No Rights Found Here


OK, maybe literary license, or maybe just plain leading deceit. But I do promise you this in all seriousness: not nearly so many rights here as you might expect, and probably not the ones you would guess. In the end, evidentially and biblically, we will arrive at 2 absolute rights (evidence based, and not contradicted by the bible) and 1 potential right (biblically based). 

It’s funny how people generally don’t question things unless or until we have occasion to be unhappy with them for some reason. Most people are happy with their rights. Or, if unhappy, they’re unhappy only in the aspect that they want even more of some kind of rights. Nobody in my time and place seems to question the very foundations of “rights in the first place.” Nobody much pauses to wonder if our whole notions of rights are even appropriate human social constructs to begin with.

I have had a more-frequent-than-realized application of having another’s rights being used against me, to prevent me doing the moral and ethical things that ought to have been done. In other words, I have had life experience that has given me pause to back up and wonder about “rights in the first place.” This is not my own life example, but another example that’s even more common than my own: in some divorces the “rights” of a parent weaponizing the children and parental child-access are put before the actual well-beings of the children. The “good parent” with children’s best interests at heart (the one not weaponizing legal child access) confronts exactly this excruciating dilemma: responsibility for the children’s best interests or responsibility to the rights of the weaponizing parent? We know how our courts all too often decide this moral debacle. Rights are frequently problems in human social intercourse, all too often leading to real moral dilemmas, rather than helping to solve them. 

That an evolution of “rights thinking” has been in progress for at least 3,500 years in the Western traditions, and no one has yet approached a consistent philosophy or theory of rights, might be another telling aspect of a rights-oriented paradigm for human social intercourse.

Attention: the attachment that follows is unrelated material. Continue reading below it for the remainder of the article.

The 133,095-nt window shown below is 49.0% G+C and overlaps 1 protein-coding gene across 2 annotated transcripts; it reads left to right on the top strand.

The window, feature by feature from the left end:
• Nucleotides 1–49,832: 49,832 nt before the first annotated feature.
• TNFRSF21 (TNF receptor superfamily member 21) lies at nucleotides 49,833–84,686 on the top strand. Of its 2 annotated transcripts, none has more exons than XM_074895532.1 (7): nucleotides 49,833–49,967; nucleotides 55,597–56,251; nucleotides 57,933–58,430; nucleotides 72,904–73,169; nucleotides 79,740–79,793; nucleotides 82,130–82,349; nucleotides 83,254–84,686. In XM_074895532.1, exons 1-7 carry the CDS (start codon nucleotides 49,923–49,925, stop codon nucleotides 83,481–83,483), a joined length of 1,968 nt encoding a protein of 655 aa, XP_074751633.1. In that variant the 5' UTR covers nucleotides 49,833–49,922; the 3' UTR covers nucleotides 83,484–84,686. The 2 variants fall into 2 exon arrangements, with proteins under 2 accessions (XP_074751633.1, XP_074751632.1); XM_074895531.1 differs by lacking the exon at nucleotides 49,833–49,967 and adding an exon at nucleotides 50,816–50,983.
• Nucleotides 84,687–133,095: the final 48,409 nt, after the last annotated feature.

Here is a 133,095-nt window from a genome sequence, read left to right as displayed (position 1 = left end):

One complication with rights as historically and presently conceived is this: they are fundamentally a social construct of “against-ness.” In other words, rights are construed as claims and demands people are entitled to make, demand, and enforce against other people, all too often by way of government coercion or outright force for enforcement; rights brokered through government. For a society that lays claim to being civilized, to have such vast swaths of our social intercourse administered through the gun sights of government seems – socio-culturally inept, at best. These may be early clues to the thought that rights (as currently conceived) aren’t leading anywhere worth going. Rights provide the paradigm-defining foundations for sociopolitical philosophies of inter-human against-ness. Likewise, any sociopolitical philosophy or legal theory founded and grounded on rights may accordingly be suspect in its capacity to get us anywhere worth going. 

While we have a long way to go until we arrive there, I will give away this part of my conclusion now, just to nip any thoughts of anarchy in the bud. No anarchy here. And that’s no misleading hook. We can and must arrive at law and order. But we don’t arrive there by way of anyone’s rights. We get there by responsibility. The questions for law and order become, “What are the human responsibilities’?” And “Which failures of personal, human responsibility are we going to prosecute in the public circles?” This will be my proposed path to law and order.

Disclosure: trained competence lacking